Barely three months ago, swathes of loyal Conservative voters angrily threw their support behind Nigel Farage’s Brexit Party in the grand protest that was the European elections. Since then, much has changed in Tory land; thanks to its new Vote Leave leadership, the party has shunted away from Remain and moved markedly towards the Leave end of the Brexit spectrum.
As a result, the Brexit Party’s poll numbers have plummeted. Boris Johnson is now widely viewed as the right person to take us out of the EU in a way that Theresa May never was. The Conservative rebels are no longer the Brexiteer ERG crew. Now, the maverick outsiders are the Remainers, their adamant opposition to No Deal setting them at odds with the aggressively enforced government position.
As it stands, the Conservative Party is much more at risk of losing votes to the single-issue Liberal Democrats than Nigel Farage. Disaffected Remain-leaning Tory voters who do not identify with the nationalistic bravado being violently broadcasted by the Brexiteers in government are more likely than ever before to feel out of place in their own party, alienated by their own Prime Minister.
This is entirely understandable. Dominic Cummings has been reeling off every trick in the book in his concerted attempt to convince the world that the British government is, at long last, truly serious about Brexit.
He has been in Downing Street a mere few weeks—most of which time, Parliament has been in recess—and he has already seized a no-confidence vote from the Opposition’s armoury, threatened to hold an election to force through No Deal, and even promised to trash the government’s majority by booting disobedient MPs out of the party. It should be hardly surprising, then, that Remain-leaning Tories are somewhat reticent about giving this government a stonking mandate in any impending general election.
Because of the comparably soft touch of the last government, being a mildly Europhilic Conservative has been relatively easy for much of the last three years. The Gauke-ward squad supported Theresa May and voted for her deal three times while only the few fringe People’s Voters took a strong enough Remain position to divulge from the party line.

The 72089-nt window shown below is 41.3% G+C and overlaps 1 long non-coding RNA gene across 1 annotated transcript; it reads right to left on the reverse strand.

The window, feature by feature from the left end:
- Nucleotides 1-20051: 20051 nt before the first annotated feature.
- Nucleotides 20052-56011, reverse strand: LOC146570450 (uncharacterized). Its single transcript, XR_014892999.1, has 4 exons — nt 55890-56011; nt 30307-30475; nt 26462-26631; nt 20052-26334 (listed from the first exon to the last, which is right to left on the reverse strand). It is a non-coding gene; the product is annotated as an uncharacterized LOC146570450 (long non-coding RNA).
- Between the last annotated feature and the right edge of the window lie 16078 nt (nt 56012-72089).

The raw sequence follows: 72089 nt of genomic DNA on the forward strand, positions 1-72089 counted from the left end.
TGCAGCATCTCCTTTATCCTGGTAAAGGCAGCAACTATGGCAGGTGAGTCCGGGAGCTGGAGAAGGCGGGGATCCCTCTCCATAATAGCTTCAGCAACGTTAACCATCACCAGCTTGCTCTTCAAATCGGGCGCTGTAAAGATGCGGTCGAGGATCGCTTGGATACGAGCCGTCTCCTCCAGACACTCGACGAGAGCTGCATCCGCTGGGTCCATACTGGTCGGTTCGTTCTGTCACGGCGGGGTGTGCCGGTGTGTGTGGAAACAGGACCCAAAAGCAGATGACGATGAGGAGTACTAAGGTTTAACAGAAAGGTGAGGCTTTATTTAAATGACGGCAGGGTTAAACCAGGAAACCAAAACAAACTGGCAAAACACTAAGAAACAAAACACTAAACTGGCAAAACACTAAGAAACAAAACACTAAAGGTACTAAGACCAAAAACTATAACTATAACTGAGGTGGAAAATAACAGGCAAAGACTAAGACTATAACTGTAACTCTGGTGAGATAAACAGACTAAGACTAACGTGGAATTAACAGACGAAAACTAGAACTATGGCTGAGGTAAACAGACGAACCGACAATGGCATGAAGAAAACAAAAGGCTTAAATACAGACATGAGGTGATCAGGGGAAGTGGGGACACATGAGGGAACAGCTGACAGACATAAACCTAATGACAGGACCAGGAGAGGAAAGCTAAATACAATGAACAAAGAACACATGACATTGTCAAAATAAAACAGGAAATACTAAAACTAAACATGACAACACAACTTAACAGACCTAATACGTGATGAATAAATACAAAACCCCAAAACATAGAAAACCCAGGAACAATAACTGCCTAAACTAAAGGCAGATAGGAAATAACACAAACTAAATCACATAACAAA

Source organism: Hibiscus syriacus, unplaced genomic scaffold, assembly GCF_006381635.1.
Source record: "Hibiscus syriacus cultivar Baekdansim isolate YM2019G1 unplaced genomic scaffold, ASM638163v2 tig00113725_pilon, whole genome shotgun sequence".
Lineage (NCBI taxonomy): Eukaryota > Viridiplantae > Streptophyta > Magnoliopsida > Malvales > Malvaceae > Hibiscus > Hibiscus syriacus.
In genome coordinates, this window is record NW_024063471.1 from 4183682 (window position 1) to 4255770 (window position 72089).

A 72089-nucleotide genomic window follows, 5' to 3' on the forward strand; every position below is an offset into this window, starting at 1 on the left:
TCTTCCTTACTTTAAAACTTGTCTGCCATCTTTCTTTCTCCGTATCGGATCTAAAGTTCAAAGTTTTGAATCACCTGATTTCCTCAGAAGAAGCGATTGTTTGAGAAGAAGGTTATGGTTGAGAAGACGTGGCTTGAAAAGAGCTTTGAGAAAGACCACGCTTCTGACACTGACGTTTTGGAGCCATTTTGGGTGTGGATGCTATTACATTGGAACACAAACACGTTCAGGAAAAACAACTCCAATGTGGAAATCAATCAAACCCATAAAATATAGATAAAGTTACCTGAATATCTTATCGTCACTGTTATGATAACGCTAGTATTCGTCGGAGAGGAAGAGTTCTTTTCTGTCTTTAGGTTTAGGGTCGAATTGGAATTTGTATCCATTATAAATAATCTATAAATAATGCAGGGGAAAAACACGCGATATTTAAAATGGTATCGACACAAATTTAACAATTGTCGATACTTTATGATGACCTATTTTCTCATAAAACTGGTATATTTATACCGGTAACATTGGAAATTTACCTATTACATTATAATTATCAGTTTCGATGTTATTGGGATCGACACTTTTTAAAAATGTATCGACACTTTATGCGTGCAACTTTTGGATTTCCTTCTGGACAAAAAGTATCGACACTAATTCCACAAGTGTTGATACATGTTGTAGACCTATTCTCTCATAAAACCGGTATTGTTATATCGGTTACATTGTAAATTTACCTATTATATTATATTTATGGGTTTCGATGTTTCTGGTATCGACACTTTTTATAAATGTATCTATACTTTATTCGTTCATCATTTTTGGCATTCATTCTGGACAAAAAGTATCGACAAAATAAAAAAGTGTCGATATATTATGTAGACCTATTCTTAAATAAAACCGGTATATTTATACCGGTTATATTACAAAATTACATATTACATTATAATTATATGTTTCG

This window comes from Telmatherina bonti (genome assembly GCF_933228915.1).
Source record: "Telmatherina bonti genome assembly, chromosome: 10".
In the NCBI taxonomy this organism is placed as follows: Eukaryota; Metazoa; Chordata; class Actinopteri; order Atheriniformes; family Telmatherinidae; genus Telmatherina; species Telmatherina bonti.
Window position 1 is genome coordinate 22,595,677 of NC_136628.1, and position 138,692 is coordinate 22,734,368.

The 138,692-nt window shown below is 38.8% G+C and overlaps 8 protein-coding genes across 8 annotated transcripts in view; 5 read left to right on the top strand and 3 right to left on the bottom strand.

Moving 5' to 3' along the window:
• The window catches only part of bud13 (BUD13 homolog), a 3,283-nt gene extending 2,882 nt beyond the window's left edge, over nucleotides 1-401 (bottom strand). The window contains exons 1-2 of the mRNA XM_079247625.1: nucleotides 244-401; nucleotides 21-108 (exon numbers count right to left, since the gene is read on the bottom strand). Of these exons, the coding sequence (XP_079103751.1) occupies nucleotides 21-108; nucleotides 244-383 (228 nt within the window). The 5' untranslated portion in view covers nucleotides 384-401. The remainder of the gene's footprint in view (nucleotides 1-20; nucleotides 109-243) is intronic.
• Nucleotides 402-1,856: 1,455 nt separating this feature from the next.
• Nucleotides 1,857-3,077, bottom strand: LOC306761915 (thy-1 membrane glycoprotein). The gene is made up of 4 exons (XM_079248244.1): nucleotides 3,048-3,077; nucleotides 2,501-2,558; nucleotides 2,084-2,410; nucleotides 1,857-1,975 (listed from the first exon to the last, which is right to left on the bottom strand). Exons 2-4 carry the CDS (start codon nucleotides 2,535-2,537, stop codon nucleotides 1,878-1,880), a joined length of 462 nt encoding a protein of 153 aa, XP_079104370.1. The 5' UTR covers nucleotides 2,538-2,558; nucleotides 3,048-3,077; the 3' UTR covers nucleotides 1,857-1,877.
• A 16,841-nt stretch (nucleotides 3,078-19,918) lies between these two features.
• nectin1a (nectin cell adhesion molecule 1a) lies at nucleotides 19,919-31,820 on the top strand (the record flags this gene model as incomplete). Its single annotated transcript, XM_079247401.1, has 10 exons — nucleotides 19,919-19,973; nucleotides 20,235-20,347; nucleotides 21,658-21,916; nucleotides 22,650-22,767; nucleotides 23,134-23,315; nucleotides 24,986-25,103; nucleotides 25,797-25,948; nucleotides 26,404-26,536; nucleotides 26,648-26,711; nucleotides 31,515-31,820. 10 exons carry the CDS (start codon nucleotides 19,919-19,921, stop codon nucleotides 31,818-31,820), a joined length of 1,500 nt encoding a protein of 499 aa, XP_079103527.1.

Now, though, moderate Remainers—of whom there are many in the Tory Party—are having their principles tested in the extreme. Are they really willing to die on the Brexit hill?
The bulk of the Conservative Remainers are not, in fact, Remainers, but opponents of No Deal. It is the new government’s embracing of No Deal bluster that they find troubling. Even as a lifelong Eurosceptic and unrelenting Leave supporter, I empathise profoundly with this dilemma. If it came to it, and it were my trembling hand hovering over the big red button, I would be inclined to revoke Article 50, rather than see us tumble out of Europe without a deal. Yet, I maintain my support for the government.
A non-negligible chunk of Boris backers are profoundly sceptical of No Deal, but have faith that all the electoral bombast and patriotic guff about pork pies is a mere negotiating ploy. This government is still working towards what both Tory Remainers and the Vote Leave crew agree is the optimal outcome: a deal. But for the scheme to work, the world has to believe that the mop-haired mayor and his demented blogging minion are just about bonkers enough to follow through on their threats.
A common trope throughout the ongoing crisis that is Brexit—constitutional, existential and otherwise—is that of a Leave-voting population and its representation by a pro-Remain Parliament. This is still the case; in fact, thanks to the various newly independent members, the House of Commons is arguably more strongly in favour of Remain than it has been at any point since that fateful election day in 2017.
Now, though, for added complexity, perched precariously on top of the Leave electorate and the Remain Parliament like a poorly assembled wedding cake is a Vote Leave government. Despite the sheer volume of its rhetorical gusto, the government is caught between a rock and a hard place; it cannot please the Leavers and Remainers at once, even though it is accountable to them both.
It is for that reason that Boris Johnson and Dominic Cummings know better than anyone else that they must obtain a Brexit deal. The Prime Minister’s leadership campaign was founded on the notion of uniting the country, healing divisions and bringing us together once more. He has no intention of executing a divisive, regressive Farage Brexit.
As onerous as it may seem, that majority of Tories who would rather avoid both No Deal and Revoke must swallow their pride, turn a blind eye to Boris’s bellowing and Cummings’s evil stares and throw their support behind this government. We all want a deal, and Boris is the only person who can deliver it.